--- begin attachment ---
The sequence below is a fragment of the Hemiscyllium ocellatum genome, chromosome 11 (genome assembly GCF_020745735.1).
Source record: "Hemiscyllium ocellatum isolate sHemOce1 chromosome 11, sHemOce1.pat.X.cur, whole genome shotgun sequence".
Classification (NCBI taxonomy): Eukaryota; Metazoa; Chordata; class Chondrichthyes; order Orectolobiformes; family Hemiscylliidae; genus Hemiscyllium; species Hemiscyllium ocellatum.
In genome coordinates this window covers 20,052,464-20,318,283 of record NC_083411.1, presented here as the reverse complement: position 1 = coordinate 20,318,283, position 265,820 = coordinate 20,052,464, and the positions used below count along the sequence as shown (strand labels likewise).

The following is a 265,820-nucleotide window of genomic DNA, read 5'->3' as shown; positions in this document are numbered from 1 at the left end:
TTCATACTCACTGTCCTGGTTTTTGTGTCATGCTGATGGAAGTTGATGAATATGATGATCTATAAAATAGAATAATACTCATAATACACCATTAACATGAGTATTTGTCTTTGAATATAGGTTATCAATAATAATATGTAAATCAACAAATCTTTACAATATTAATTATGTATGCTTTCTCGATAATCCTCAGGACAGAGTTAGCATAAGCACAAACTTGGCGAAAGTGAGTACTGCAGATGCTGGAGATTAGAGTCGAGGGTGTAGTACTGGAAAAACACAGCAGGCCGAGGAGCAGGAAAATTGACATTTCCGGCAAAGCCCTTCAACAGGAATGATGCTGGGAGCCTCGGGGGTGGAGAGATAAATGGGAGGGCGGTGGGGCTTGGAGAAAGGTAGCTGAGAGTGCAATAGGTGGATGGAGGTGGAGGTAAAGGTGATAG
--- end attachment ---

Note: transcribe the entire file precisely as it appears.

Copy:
The sequence below is a fragment of the Hemiscyllium ocellatum genome, chromosome 11 (genome assembly GCF_020745735.1).
Source record: "Hemiscyllium ocellatum isolate sHemOce1 chromosome 11, sHemOce1.pat.X.cur, whole genome shotgun sequence".
Classification (NCBI taxonomy): Eukaryota; Metazoa; Chordata; class Chondrichthyes; order Orectolobiformes; family Hemiscylliidae; genus Hemiscyllium; species Hemiscyllium ocellatum.
In genome coordinates this window covers 20,052,464-20,318,283 of record NC_083411.1, presented here as the reverse complement: position 1 = coordinate 20,318,283, position 265,820 = coordinate 20,052,464, and the positions used below count along the sequence as shown (strand labels likewise).

The following is a 265,820-nucleotide window of genomic DNA, read 5'->3' as shown; positions in this document are numbered from 1 at the left end:
TTCATACTCACTGTCCTGGTTTTTGTGTCATGCTGATGGAAGTTGATGAATATGATGATCTATAAAATAGAATAATACTCATAATACACCATTAACATGAGTATTTGTCTTTGAATATAGGTTATCAATAATAATATGTAAATCAACAAATCTTTACAATATTAATTATGTATGCTTTCTCGATAATCCTCAGGACAGAGTTAGCATAAGCACAAACTTGGCGAAAGTGAGTACTGCAGATGCTGGAGATTAGAGTCGAGGGTGTAGTACTGGAAAAACACAGCAGGCCGAGGAGCAGGAAAATTGACATTTCCGGCAAAGCCCTTCAACAGGAATGATGCTGGGAGCCTCGGGGGTGGAGAGATAAATGGGAGGGCGGTGGGGCTTGGAGAAAGGTAGCTGAGAGTGCAATAGGTGGATGGAGGTGGAGGTAAAGGTGATAG